Thursday, February 21, 2013

Extending the Medieval Paradigm

This is somewhat related to the idea of a permanent medieval stasis that has "descended" on a lot of classical fantasy worlds. Of course, being one of the elements of medieval fantasy, it would seem counterintuitive to create a world that wasn't suspended in it. After all, one of the reasons we play games like Dungeons and Dragons, Castles and Crusaders, and Tunnels and Trolls is because we want dungeons, dragons, castles, crusaders, tunnels, and trolls. To remove or hamper the medieval aspect of medieval fantasy is to take it completely out of its element.

SO we have a profoundly ahistorical goal of preserving a certain type of world to play in. How can we reconcile that with the constant change that history displays? I'm certain some would say that it doesn't matter, that the topic should be dropped as either having no solution or being immaterial. But for me and for the people I play with, that non-answer isn't enough.

Historicizing, periodizing, and elaborating on the fantastic medieval can lead us down a fruitful path. Firstly, knowing that constant change and permutation are the hallmarks of a historical world (stasis and sameness being the hallmarks of an ahistorical one) we can immediately set out to give some dynamism to a fantasy setting by periodizing it. By establishing rough periods in the past where things weren't the same as they are now, we are already breaking the ahistorical model. Not to say that no books or settings do this, but some do not. If everything is cloaks and castles all the way back to the beginning of recorded time, we are presented with an unattractive ahistorical model that will reasonably illicit irritation in those interacting with it (the caveat, of course, "unless that's what they were looking for," is eternally present throughout this argument).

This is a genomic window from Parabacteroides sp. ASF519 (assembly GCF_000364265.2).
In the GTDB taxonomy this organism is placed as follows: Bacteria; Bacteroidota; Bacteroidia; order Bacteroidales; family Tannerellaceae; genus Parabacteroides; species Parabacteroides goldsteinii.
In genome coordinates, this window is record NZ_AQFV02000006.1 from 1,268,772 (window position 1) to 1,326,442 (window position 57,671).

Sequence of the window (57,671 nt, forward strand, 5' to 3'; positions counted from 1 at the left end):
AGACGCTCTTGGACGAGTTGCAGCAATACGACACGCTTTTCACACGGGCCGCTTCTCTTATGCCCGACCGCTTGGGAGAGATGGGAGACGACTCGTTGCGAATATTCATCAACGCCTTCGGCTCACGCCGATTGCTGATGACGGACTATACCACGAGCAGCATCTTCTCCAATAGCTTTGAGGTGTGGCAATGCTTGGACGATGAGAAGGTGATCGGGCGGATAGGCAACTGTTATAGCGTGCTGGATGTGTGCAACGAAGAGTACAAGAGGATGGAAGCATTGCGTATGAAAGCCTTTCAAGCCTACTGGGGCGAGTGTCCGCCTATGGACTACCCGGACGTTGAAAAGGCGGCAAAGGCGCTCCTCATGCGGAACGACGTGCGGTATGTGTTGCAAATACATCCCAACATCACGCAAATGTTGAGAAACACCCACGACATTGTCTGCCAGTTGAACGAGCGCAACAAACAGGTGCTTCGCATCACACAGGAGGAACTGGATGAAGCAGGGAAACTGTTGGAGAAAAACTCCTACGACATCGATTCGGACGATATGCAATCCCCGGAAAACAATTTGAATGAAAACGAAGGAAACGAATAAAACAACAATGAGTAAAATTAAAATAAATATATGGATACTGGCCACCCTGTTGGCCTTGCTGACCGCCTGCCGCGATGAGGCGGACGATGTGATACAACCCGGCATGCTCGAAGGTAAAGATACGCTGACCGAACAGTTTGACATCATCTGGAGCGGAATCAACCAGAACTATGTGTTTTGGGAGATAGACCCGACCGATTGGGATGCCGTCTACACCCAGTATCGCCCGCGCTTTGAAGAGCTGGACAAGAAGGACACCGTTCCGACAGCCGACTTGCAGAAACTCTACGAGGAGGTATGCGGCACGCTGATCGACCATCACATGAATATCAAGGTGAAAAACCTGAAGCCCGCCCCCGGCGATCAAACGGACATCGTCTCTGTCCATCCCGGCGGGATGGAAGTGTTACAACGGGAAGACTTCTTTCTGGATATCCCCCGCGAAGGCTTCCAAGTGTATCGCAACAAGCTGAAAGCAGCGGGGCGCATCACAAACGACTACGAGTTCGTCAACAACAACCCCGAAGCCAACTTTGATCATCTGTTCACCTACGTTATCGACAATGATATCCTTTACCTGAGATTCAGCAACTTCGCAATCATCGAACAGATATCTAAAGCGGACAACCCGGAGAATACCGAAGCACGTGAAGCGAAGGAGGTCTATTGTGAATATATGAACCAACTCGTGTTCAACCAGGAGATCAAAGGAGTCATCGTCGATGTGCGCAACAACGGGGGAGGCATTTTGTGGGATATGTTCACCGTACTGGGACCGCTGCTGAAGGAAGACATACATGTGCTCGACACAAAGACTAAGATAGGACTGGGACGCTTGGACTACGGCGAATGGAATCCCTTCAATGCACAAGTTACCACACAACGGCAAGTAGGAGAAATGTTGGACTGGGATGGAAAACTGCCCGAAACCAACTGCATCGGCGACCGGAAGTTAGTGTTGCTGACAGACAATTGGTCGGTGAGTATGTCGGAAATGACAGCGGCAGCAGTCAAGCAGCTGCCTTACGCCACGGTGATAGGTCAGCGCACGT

The first question we have to examine is one about the composition of the paradigm itself. The elements that we identify as being critical to the medieval paradigm are mostly stylistic and technological. Castles, tunics, hosen, horses, knights, fidelity, and the underlying social structure that leads to inequality and a military class are all important. Those things changed in our actual history, into a Victorian leisured nobility where romance and free time became the defining characteristics of a society of civil service. How can we preserve those elements and still call ourselves historical?

One of the biggest things we can do is halt the progress of science. I think I've already discussed how magic inhibits scientific thought (theoretically, of course) due to the way it "cheats." The analysis of the world would be conducted under a mystical/Art umbrella rather than a logical/scientific one. Magic breaks the rules, so manipulating the environment according to the rules becomes less important.